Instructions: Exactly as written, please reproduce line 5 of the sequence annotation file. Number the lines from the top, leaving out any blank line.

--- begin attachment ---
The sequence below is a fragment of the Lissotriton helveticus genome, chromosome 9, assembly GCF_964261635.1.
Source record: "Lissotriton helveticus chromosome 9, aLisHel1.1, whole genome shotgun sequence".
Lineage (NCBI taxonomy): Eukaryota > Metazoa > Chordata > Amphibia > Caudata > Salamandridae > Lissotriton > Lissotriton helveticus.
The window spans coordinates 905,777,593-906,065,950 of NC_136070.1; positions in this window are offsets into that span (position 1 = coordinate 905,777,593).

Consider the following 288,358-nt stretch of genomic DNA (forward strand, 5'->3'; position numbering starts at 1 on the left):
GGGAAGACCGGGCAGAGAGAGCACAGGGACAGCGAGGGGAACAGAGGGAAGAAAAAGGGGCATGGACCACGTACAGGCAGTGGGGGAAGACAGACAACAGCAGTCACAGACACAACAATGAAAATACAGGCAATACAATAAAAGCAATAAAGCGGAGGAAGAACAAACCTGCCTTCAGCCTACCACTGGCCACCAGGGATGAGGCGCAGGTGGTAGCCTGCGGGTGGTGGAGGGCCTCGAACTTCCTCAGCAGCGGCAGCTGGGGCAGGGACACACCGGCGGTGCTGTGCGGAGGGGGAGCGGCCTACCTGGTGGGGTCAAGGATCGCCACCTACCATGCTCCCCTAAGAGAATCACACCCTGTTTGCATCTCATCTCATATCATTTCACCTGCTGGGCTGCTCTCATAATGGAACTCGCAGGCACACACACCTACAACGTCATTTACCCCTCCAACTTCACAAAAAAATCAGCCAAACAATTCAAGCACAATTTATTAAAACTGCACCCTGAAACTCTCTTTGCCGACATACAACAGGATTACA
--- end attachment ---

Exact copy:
Consider the following 288,358-nt stretch of genomic DNA (forward strand, 5'->3'; position numbering starts at 1 on the left):